We are pleased to share a recent Benefits Canada article, “Employers seeking to withhold termination entitlements must prove wilful misconduct pre-planned: Ontario court,” with quotes from George Avraam. A recent Ontario Court of Appeal decision raises the bar for employers seeking to withhold minimum entitlements under the Employment Standards Act from employees dismissed for cause.
In a recent decision, the British Columbia Supreme Court (“BC Court“) ruled that Canada Emergency Response Benefit (“CERB”) payments earned during the notice period would be deducted from wrongful dismissal damages. This decision stands in stark contrast to that recently issued in Ontario, where the Superior Court of Justice (“Ontario Court“)…
Following almost a year of uncertainty, the Ontario Superior Court finally clarified that temporary layoffs during the COVID-19 pandemic can amount to constructive dismissal under the common-law. Ontario employers should take note of this important decision if they have or are considering temporary staffing cuts, including temporary reductions in hours.
Continue Reading COVID Layoffs Can Lead to Employer Liability, Ontario Court Says
In Abbasbayli v. Fiera Fine Foods Company, the Ontario Court of Appeal recently clarified that corporate directors may be held personally liable for unpaid wages and vacation pay in a wrongful dismissal proceeding.
Continue Reading Corporate Directors Held Personally Liable in Wrongful Dismissal Actions
The Ontario Court of Appeal released yet another decision on the interpretation and enforceability of termination clauses: Rossman v. Canadian Solar Inc., 2019 ONCA 992. Recent appellate decisions on this matter have been inconsistent on this issue and unfortunately, Rossman is more bad news for employers. Nevertheless this decision provides guidance that should be considered in reviewing and drafting termination provisions in employment contracts.
Continue Reading Saving Provisions Unable to Save Termination Clauses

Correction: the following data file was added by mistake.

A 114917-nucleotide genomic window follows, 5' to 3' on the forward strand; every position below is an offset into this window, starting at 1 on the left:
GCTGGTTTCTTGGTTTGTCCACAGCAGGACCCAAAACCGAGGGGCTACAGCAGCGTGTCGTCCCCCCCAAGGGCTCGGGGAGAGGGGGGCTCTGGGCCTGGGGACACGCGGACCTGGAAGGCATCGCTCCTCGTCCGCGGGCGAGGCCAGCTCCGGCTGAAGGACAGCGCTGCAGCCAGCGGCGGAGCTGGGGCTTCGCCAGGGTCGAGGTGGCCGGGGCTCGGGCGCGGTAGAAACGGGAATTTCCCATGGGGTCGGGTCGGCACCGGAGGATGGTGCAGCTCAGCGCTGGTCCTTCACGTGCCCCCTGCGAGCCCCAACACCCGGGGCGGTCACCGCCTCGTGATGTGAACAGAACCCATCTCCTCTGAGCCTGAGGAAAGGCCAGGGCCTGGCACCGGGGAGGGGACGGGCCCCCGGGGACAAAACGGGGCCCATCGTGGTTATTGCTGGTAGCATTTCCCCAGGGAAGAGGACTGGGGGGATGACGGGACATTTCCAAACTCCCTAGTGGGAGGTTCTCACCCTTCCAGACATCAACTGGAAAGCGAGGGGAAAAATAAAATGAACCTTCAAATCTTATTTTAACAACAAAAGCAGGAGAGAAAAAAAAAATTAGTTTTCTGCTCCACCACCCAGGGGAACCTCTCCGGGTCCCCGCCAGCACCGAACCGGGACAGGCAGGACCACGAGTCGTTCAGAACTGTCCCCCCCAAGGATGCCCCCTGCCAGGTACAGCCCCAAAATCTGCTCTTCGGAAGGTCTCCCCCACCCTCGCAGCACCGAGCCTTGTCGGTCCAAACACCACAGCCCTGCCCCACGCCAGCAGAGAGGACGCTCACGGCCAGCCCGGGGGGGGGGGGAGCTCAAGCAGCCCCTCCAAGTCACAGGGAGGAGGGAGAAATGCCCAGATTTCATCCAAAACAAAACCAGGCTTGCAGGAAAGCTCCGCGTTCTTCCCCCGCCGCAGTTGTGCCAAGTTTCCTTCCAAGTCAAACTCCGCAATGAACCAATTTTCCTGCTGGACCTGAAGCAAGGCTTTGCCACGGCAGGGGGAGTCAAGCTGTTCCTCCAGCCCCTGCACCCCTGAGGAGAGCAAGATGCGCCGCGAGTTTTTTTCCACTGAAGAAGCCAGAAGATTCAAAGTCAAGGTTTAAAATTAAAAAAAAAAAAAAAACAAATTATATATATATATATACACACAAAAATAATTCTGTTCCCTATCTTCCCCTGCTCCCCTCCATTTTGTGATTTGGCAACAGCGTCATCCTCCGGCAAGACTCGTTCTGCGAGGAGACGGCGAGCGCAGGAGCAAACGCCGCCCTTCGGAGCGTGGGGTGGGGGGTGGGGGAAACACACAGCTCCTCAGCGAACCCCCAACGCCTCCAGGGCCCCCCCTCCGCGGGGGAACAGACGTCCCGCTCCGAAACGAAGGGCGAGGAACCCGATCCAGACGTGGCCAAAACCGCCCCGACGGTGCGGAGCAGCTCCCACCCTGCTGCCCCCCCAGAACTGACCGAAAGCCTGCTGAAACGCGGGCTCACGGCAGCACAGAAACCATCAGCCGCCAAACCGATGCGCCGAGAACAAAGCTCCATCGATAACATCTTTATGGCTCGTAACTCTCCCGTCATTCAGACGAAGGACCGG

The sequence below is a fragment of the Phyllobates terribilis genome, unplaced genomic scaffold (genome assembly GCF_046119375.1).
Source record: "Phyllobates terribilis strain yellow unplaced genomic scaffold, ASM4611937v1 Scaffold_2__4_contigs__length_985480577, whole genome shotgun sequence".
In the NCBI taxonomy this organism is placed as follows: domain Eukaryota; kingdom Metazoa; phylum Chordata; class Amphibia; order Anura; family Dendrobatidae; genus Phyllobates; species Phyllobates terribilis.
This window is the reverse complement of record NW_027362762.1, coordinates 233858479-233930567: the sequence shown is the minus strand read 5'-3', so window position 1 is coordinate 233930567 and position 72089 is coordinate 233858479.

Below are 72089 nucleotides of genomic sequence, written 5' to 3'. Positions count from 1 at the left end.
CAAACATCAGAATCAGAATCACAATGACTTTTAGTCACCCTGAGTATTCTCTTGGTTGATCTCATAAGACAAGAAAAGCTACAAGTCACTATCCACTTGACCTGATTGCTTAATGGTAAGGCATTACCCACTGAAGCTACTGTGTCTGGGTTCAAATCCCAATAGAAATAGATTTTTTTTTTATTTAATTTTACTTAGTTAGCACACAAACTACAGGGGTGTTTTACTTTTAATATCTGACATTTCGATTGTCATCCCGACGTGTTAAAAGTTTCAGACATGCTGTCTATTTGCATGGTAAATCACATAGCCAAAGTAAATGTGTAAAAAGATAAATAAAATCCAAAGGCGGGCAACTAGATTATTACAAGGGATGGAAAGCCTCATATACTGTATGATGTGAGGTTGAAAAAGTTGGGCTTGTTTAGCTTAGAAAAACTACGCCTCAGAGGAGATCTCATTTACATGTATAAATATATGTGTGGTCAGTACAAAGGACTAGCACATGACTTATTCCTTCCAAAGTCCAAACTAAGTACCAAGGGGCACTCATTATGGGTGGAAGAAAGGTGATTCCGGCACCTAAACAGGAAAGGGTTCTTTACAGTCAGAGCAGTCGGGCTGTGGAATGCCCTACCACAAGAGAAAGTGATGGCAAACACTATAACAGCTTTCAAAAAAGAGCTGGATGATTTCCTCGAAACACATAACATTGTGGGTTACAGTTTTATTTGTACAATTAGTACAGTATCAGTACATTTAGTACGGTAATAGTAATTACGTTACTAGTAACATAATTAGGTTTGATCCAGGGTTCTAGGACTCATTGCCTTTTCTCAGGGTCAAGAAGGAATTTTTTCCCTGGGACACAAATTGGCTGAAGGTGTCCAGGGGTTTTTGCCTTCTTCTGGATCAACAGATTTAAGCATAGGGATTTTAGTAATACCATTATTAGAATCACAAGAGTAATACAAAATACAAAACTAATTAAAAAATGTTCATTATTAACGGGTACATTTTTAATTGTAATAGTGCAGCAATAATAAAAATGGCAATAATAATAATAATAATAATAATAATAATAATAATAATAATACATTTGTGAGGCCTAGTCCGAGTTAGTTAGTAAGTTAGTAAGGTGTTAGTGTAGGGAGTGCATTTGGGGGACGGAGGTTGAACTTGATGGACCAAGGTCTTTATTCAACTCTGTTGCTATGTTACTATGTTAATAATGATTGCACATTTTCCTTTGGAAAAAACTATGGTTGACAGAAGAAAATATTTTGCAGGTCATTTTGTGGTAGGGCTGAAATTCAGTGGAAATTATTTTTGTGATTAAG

Employers often wish to enter new or updated employment agreements with existing employees. The driving force is typically that circumstances have changed, but it can also be that the employer simply wants different or additional terms. However, the employer must give the employee valid consideration, otherwise the new or updated agreement will not be enforceable.
Continue Reading A New Contract for a Current Employee? Consider the Consideration!
The Ontario Court of Appeal has reiterated that, barring exceptional circumstances, reasonable notice for dismissal without cause will not exceed 24 months. The Court partially overturned the lower court’s decision in Dawe v The Equitable Life Insurance Company of Canada, which also ruled on the enforceability of unilateral changes to the employer’s bonus plan.
Continue Reading 24 Months Reaffirmed as the “High End” of Reasonable Notice; Bonus Plan Changes Must Be Accepted by Employee
In 2016, the Ontario Court of Appeal confirmed that dependent contractors are entitled to reasonable notice of termination. In a recent decision, Cormier v 1772887 Ontario Limited cob as St. Joseph Communications, (“Cormier“) the Ontario Superior Court of Justice extended this principle – commenting that service as an independent contractor should be considered in calculating the reasonable notice period in certain circumstances.
Continue Reading Independent Contractors Entitled to Reasonable Notice on Dismissal?
The Ontario Superior Court recently pronounced that alleged acts of workplace sexual harassment, including alleged incidents occurring in the workplace, are not connected to employment but are separate matters: Watson v. The Governing Council of the Salvation Army of Canada. Further, the Court held that the employer’s release did not bar claims based on these allegations.
Continue Reading Does Your Full and Final Release Cover #MeToo?
The Supreme Court of Canada (“SCC”) recently ruled that a unilateral contract renewal clause was valid, despite its potential to bind one party perpetually: Uniprix inc. v. Gestion Gosselin et Bérubé inc. The clause afforded sole discretion to the respondents to renew or terminate their contract with Uniprix. The wording of the clause, the nature of the contract and the relationship between the parties were determinative in the majority’s ruling, which upheld the decisions of the Court of Appeal and the Superior Court of Quebec. The SCC’s decision and our key takeaways are outlined below.
Continue Reading SCC Decision Reminds Employers to Draft Termination Clauses with Care